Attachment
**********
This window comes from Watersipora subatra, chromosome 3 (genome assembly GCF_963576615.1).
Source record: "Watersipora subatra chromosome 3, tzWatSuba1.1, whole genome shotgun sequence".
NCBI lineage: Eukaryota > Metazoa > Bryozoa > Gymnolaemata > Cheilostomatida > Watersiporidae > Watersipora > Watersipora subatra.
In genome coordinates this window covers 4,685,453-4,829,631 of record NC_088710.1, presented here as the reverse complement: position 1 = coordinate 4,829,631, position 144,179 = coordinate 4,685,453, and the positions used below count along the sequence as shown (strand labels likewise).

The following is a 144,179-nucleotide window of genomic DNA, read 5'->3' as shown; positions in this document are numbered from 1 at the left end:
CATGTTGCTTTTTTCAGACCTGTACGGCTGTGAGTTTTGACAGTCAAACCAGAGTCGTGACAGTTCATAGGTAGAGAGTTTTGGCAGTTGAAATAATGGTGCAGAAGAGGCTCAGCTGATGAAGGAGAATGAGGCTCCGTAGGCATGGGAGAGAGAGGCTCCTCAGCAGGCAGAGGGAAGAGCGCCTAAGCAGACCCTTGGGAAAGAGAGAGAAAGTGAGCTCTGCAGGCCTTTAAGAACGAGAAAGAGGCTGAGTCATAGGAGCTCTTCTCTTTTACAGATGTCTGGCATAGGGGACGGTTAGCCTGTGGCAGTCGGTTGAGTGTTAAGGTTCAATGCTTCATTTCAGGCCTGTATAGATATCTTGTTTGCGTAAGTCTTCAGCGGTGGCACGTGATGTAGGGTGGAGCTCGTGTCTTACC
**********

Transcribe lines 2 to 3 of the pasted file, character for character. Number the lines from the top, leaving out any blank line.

Source record: "Watersipora subatra chromosome 3, tzWatSuba1.1, whole genome shotgun sequence".
NCBI lineage: Eukaryota > Metazoa > Bryozoa > Gymnolaemata > Cheilostomatida > Watersiporidae > Watersipora > Watersipora subatra.